Teaching is not a lost art, but the regard for it is a lost tradition. - Jacques Barzun.
I'm struggling with whether to tell you a nice / funny story, which is most tempting, or to go on a rant. The present inclination is to rant.
Most of you know that I teach...or teach sometimes. I had taken a bit of a step back from it and was pursuing other interests, but still keeping my fingers in the pot, so to speak. And then late winter I was asked if I would step into a position, at least temporarily. The teacher was leaving and they needed someone quickly, however, it was a tough position to fill as it was French Immersion. I've worked at this school before and really like the staff and have a lot of respect for the administrators, so I agreed to take it on until the end of June.
In many ways, I really enjoy French immersion. Although we don't stream our kids for the program, overall, they tend to be highly motivated students with supportive parents. Sometimes, however, that "supportive" translates into "pushy" and out of touch with reality. This past week, I've been writing report cards. I've also been chasing down students for missing assignments and missed tests and at the same time giving them an idea of where they stood academically. In the process, I've fielded numerous calls and had some "emergency" meetings. The following are a few examples of how some of them went.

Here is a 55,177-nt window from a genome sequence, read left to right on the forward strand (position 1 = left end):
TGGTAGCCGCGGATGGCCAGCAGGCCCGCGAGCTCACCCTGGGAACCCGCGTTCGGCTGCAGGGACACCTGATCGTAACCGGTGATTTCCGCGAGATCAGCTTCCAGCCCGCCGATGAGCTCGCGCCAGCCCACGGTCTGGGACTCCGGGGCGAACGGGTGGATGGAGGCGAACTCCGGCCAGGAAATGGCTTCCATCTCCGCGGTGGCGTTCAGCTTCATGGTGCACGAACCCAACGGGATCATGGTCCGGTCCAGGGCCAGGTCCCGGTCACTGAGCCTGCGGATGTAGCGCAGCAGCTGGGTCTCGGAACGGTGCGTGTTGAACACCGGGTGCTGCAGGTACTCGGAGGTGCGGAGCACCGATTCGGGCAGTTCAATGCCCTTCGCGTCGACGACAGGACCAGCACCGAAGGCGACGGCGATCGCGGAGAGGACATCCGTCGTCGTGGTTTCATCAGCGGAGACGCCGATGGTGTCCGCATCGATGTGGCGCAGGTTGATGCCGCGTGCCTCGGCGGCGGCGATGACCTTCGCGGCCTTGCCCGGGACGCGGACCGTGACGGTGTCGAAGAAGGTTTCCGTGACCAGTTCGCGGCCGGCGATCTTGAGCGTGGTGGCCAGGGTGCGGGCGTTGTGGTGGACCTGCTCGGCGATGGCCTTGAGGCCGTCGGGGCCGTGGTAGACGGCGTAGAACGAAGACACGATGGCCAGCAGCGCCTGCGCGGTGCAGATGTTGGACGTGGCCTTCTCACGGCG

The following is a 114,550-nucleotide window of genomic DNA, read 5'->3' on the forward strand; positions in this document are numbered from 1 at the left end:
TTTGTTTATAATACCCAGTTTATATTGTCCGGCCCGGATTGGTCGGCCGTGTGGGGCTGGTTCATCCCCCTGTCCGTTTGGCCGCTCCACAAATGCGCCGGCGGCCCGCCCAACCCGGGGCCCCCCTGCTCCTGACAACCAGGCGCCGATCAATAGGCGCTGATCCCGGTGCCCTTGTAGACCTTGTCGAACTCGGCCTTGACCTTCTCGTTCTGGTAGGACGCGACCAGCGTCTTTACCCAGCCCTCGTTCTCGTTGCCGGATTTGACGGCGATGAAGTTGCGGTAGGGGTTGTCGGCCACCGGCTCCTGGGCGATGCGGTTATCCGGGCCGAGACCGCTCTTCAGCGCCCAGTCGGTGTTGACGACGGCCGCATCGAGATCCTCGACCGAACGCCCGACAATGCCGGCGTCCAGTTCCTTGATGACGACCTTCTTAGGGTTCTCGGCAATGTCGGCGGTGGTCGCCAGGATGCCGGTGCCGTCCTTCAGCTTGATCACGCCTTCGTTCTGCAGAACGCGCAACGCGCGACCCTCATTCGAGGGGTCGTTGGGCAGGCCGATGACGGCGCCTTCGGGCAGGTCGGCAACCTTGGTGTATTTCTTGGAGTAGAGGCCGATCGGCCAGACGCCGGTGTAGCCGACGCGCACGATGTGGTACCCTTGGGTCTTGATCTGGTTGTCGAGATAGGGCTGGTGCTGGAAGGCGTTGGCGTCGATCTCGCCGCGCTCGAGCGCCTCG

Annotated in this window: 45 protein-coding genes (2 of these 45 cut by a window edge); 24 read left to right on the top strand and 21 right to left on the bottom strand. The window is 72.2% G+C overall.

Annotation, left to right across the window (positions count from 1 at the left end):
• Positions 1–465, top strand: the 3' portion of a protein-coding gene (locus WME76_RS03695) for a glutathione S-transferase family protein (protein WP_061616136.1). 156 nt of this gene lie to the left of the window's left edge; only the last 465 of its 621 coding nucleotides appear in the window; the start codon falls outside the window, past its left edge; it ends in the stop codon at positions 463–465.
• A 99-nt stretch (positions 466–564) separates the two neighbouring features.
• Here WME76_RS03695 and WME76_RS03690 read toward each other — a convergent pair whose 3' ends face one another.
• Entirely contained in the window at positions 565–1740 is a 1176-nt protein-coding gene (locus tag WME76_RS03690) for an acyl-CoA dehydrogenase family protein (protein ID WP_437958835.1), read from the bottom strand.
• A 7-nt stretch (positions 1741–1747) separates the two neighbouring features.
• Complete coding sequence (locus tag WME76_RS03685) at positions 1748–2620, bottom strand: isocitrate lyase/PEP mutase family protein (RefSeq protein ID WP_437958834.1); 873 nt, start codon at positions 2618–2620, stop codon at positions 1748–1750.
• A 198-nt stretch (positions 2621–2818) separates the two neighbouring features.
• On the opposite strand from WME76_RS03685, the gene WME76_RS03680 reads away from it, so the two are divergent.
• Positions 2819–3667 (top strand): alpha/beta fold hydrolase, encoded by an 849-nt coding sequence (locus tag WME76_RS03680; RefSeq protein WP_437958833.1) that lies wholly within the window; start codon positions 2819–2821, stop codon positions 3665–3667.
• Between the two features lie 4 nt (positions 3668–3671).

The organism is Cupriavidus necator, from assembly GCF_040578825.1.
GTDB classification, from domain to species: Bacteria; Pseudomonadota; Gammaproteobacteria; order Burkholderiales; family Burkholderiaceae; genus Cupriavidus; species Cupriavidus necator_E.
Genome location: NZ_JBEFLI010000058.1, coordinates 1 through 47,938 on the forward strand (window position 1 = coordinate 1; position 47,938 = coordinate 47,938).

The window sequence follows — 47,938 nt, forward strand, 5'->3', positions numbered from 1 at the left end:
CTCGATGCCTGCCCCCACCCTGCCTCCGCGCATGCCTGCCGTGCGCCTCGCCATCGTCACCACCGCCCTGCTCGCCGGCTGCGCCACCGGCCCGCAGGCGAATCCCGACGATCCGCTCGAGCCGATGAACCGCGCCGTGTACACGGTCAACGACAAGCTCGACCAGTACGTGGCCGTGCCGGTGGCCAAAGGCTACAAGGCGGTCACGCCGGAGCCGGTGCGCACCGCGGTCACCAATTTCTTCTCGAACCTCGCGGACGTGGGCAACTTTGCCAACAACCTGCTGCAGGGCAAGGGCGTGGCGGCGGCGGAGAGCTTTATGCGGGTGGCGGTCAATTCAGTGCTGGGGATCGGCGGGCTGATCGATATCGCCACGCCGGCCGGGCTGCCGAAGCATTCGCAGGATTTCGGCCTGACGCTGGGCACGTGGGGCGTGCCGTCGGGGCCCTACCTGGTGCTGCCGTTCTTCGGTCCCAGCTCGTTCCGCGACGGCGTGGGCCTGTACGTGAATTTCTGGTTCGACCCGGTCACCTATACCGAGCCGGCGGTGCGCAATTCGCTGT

I had one mother come in with her daughter absolutely frantic when she heard that her daughter had only achieved a C+. I explained to this mother that it wasn't the end of the world, her daughter had a C+. Now you must understand that a C is supposed to be considered average. Therefore, anything above a C is above average. One really can't have everyone in the class having an "A" or an "A" would have no value, it would simply be average. An "A" is supposed to be exceptional. In fact, the definition we are given is "someone who exceeds expectations and outcomes." Now a student who hands in projects late and fails to take responsibility for making up missed tests hardly sounds like an exceptional student who has exceeded expectations. All that aside, at this point, the mother says, in front of her daughter, mind you, "You don't understand, this IS the end of the world for my daughter." My first thought was, "Your poor daughter, you are setting her up for a miserable life and failure." One can't always be the top and the best at all one does. And if one expects to always be, isn't he/she being set up for horrible disappointment. Isn't it more important that one enjoys what one does and feels motivated to continue...not so stressed that one doesn't even want to try? Isn't it more important for one to have acceptance and support from a parent regardless of academic performance?